It would be impossible to better describe the ideal of a totally Christian society. Could order, peace, harmony and perfection be brought to a higher level in a community? We answer with a short remark:
If nowadays all men were practicing the Law of God, would not all the political, social and economic problems that beset us be quickly solved? However, what solution can we hope for them while men live in non-observance of the Law of God?
Did human society ever achieve this ideal of perfection? Undoubtedly. The immortal Pope Leo XIII tells us so:
Once the Redemption was accomplished and the Church founded, “man, as if he were awakening from an old, long, and mortal lethargy, saw the light of the truth he had looked and longed for during so many centuries; above all he recognized that he was born for much higher and much more magnificent possessions than the fragile and perishable things attained by the senses and to which he had until then limited his thoughts and his concerns. He understood that the whole constitution of human life, the supreme law, and the end to which everything must submit is that, coming from God, we must return to Him one day.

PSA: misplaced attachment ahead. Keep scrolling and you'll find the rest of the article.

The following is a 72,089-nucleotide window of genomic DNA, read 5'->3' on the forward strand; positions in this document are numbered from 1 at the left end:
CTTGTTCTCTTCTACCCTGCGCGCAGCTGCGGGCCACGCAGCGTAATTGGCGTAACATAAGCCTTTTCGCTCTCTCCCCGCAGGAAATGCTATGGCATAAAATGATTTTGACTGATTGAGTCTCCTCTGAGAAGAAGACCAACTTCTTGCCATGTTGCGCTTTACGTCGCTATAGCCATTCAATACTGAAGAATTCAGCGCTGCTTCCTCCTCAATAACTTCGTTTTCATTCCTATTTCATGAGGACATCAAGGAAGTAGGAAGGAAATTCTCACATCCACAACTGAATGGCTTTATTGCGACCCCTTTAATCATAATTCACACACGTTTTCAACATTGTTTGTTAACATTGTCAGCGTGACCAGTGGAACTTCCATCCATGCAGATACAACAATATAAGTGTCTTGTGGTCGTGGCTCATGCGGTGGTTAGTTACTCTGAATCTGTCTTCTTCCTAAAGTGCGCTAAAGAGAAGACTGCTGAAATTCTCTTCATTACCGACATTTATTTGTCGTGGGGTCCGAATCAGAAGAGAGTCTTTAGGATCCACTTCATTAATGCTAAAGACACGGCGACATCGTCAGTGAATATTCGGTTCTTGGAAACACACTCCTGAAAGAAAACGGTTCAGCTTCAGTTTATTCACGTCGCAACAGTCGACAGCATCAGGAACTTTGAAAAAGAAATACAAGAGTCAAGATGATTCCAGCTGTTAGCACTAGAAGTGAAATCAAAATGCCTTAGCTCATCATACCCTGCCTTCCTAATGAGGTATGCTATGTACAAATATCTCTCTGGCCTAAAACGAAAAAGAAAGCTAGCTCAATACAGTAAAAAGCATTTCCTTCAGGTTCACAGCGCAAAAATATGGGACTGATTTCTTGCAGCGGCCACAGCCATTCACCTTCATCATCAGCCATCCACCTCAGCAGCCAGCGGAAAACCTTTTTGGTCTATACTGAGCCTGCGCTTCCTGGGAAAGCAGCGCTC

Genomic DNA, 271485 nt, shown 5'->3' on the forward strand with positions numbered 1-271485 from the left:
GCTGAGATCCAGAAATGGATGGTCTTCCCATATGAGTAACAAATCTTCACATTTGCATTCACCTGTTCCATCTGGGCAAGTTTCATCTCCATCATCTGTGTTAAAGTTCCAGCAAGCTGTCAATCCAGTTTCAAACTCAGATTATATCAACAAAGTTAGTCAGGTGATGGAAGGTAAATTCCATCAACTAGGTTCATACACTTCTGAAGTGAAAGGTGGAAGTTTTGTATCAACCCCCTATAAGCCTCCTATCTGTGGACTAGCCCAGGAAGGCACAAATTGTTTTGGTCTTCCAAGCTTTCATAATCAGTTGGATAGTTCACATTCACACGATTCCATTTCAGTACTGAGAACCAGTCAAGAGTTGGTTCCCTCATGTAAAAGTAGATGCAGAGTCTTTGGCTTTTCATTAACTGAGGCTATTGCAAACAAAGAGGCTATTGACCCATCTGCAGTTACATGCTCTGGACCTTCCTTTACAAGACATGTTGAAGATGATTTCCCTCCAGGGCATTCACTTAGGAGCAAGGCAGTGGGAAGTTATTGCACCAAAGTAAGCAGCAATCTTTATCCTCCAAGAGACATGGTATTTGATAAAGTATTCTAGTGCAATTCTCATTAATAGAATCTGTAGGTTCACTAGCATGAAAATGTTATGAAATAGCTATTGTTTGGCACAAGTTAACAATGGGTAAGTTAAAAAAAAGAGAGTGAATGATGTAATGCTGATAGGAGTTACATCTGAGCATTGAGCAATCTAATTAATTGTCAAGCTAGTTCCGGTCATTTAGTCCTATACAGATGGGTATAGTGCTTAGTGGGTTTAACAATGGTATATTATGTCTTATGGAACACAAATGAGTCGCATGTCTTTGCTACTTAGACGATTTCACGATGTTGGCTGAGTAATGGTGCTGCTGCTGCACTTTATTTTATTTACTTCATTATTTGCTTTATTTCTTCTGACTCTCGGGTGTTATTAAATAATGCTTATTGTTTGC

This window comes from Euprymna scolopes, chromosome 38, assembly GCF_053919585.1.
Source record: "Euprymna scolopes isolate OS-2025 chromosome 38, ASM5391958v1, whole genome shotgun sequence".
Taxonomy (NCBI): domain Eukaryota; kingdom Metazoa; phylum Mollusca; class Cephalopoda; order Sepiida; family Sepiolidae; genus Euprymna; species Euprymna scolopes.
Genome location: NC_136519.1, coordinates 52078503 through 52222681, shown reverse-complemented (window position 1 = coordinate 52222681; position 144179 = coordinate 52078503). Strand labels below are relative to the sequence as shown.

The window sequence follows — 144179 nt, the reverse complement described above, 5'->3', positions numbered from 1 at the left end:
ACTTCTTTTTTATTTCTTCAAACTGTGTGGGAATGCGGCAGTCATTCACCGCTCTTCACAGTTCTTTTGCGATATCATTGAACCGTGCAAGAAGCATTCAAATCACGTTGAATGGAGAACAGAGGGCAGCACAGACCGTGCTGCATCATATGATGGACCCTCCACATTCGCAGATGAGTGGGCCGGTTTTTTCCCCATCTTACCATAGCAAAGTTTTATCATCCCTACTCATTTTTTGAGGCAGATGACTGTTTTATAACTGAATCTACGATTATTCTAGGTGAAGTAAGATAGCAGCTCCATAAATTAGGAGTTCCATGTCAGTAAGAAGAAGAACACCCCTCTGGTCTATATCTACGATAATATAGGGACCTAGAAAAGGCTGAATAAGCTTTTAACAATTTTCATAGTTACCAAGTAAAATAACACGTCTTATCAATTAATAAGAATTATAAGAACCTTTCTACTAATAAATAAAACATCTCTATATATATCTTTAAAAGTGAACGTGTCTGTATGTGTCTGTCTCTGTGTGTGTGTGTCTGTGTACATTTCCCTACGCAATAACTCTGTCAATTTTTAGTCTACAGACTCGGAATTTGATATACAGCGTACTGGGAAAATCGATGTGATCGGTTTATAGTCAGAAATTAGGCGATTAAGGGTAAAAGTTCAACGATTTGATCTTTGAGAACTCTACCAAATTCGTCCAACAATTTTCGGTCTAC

“From this beginning and on this foundation consciousness of human dignity was restored and lived again; the sense of a common brotherhood took possession of men’s hearts. In consequence, their rights and duties were perfected or established anew, and virtues beyond the conception of ancient philosophy were revived. So men’s purposes, tenor of life and characters were changed, and the knowledge of the Redeemer having spread far and wide, and His power having penetrated into the very life-blood of the nations, expelling their ignorance and ancient vices, a marvellous transformation took place, which, originating in Christian civilisation, utterly changed the face of the earth.” (Leo XIII, Encyclical Tametsi Futura Prospicientibus).